Giant Squid Hoax: Giant ‘Radioactive Gigantism’ Sea Creature in Santa Monica Report is Satire; Tricks Many

January 13, 2014 Updated: July 18, 2015    

A satire article with the title “Second Giant Sea Creature Washes Ashore Along Santa Monica Coastline – Alarms Sound Over Radioactive Gigantism” has convinced many that a 160-foot-long giant squid has washed up in Southern California.

“For the second time in recent months, a giant sea creature has washed ashore in California. First it was a rare oarfish that had grown to a freakish 100-foot length. This time it was a giant squid measuring a whopping 160 feet from head to tentacle tip,” the satire from the Lightly Braised Turnip reads.

Even though the Turnip website includes no disclaimer saying it’s a hoax, the photo used as the main image is Photoshopped.

The squid in the photo was taken from reports earlier this year, which at the time said a 30-foot-long giant squid washed up in Spain. For the Turnip article, the image of the squid was then taken and Photoshopped onto a shoreline with dozens of people gathered around.

The article, which had more than 1 million “likes” and shares on Facebook, quotes several officials from local universities and government institutions who don’t exist.

An update down below includes a statement from California Gov. Jerry Brown, saying that it’s “business as usual.” However, Brown never made that statement.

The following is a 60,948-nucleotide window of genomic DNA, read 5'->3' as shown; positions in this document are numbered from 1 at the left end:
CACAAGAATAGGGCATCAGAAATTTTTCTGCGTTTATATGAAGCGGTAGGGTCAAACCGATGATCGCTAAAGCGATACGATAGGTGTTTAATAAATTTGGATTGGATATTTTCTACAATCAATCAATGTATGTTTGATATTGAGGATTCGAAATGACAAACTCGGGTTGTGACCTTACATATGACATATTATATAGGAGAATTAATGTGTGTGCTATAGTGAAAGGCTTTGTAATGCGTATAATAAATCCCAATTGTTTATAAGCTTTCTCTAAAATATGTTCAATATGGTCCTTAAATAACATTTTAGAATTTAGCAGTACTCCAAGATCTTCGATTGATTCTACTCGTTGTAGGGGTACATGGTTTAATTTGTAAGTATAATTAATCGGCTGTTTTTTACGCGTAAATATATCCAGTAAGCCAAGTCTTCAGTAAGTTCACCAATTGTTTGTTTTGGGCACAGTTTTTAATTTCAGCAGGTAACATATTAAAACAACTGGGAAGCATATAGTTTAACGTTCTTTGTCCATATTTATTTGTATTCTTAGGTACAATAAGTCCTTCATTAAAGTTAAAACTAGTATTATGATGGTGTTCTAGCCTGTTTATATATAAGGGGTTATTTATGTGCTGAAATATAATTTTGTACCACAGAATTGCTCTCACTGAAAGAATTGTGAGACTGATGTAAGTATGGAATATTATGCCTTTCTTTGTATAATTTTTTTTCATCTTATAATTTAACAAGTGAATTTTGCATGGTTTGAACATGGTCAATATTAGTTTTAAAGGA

About.com writer David Emery, who specializes in debunking hoaxes, also noted that it’s a satire.

The giant squid was not reported on by any local or national media outlets.

But numerous people shared it on Facebook and retweeted it.

“48 METERS GIANT SQUID FOUND IN CALIFORNIA? JANUARY 10, 2014 (EXPLAINED),” reads a tweet on Monday. 

“Giant squid found in California. Scientists suspect #Fukushima caused,” another wrote

Added one: “Radioactive Gigantism? Giant Squid Discovered On California Coast – January 2014.”  

Some who believed the article said that the giant squid pointed to a government and media cover up, while conspiracy-oriented websites reported on the incident as fact or simply republished the article in its entirety.